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Managing the Social “Water Cooler” — Why Businesses Need Social to Survive

By July 16, 2012Article

From the perspective of many executives who have spent a couple of decades efficiently running successful businesses, social networking can appear to be a virtual version of hanging out around the water cooler. Facebook and Twitter can seem like great places for workers not to do work — damaging productivity rates and stretching out deadlines.
But under the façade of social chitchat, there’s serious business being done — that is, if your employees are being guided in the smart ways to network online. I won’t lie to you: my own company has embraced the disruption of social business, and there can be times when the hyper-collaborative combination of social networking and work can cause major distractions. But there are benefits. Here’s why running a social business is essential to business growth.
Social business creates efficiencies
The old-school way of running a business is to get rid of distractions so that workers can focus on work. However, eliminating distractions tends to also clamp down on the synergies that get unlocked when people get social and collaborate. Social businesses create “messy efficiencies” — that is, the seeming chaos of going social can actually help save time and streamline processes.
Here’s an example: My company is growing fast, and getting new employees up to speed on our business can’t be accomplished in a couple of orientation meetings. By looping them into our internal social business tools like Google, Box, Mindtouch and Facebook, they are immediately part of our ongoing dialogue about business success. They learn quickly and they are active participants in discussions from day one. It’s drinking from the fire hose in terms of feeding them information, but in a good way that keeps pace with growth.
Millennials take social networking seriously
If your workforce is heavy with under-30s, creating a social business is a necessity, not an option. For younger workers, social networking is the primary way they communicate, both in their personal and professional lives — which means you can’t force them back to a time when collaboration meant conference-room meetings and long memos.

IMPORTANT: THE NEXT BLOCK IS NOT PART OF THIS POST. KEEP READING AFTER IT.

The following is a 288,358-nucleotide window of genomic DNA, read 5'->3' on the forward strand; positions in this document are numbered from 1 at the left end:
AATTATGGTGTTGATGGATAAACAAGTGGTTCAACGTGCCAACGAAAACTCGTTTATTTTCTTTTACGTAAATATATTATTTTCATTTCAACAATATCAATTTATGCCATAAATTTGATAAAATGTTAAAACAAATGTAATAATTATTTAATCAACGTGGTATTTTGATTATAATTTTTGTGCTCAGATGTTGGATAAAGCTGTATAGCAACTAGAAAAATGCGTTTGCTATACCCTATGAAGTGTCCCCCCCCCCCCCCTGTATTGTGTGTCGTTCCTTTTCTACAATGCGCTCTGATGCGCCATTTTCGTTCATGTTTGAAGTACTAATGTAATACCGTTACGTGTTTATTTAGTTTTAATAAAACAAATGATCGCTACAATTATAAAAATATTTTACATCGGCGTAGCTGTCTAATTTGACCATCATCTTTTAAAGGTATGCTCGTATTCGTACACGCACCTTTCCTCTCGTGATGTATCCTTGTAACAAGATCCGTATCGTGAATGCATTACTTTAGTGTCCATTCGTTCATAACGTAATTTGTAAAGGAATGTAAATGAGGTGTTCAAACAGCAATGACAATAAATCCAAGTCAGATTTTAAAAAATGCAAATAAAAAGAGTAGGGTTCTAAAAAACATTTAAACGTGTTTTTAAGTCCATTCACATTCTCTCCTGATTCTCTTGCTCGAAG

A business that’s committed to attracting talent must offer an environment where social collaboration is championed, since it’s how Millennials maximize their productivity. With social collaboration tools like Google Plus, employees can collaborate quickly and efficiently. But most important, those dialogues are taken out of email and into a format that can be searched by others at a later date. Taking document authoring out of email and into a document collaboration tool like Box rapidly simplifies version control. There are dozens of examples where social collaboration drives productivity.
In addition, Millennials also define their work identity via social collaboration. Resumes are stored in LinkedIn. Business travel is shared in Tripit. WordPress blogs by employees lauding your work environment can be one of your best recruiting tools.
Your customers are already social
No matter how worried you are about the impact of social within your company, there’s one group of stakeholders that you can’t ignore. By now your customers have figured out that social media is their best friend when it comes to choosing products or figuring out how to get the most from their technology investments. They naturally will be inclined to work with a company that is responsive and active on social media channels — and never forget that your competition is just one Google search away.
Businesses around the world are adding social to their existing CRM strategies, figuring out how social CRM works for them. From brand management to customer service inquiries, today’s socially enabled businesses are adopting tools and processes for listening, engaging and directing social discussions about their products and services. A common way of driving inbound marketing traffic is to promote a thought leadership agenda for your industry across social media channels like blogs, Facebook, LinkedIn and Twitter.
Measurement can prove social networking’s value
You can sleep easy knowing that the time workers spend on Facebook and Twitter may be paying off for the business. You can now measure — up to a point — how key employees are presenting themselves before their social channels, and if they have the power to attract liked-minded influencers to your business. Services like Klout or PeerIndex can measure a user’s influence across social networks, taking into account how much content they’ve created and how people interact with that content.
Mind you, measuring social media influence can get tricky. For one thing, users can game the system by spamming connections with posts if they think their Klout ranking isn’t what it should be. (Klout, like many things online, can become addictive.) But at least you can see whether your business social stars are having conversations — for example, with customers and partners — that are benefiting the business.
The social business “proof points” above are just a few reasons why encouraging your team to carry on these conversations has a tangible payoff. The next time you walk around the office and see Twitter feeds open on screens, relax — it’s more productive than it looks.
Clint Oram is chief technology officer and co-founder of SugarCRM. He was one of the original architects and developers of the Sugar application and has focused on helping build out the product, company, partners and community. Earlier, he held senior roles at Epiphany, Octane Software and Hewlett Packard. He has 15 years’ experience in enterprise software and over 10 years designing and building award-winning CRM solutions. Clint is a co-author of a CRM software patent. Contact him at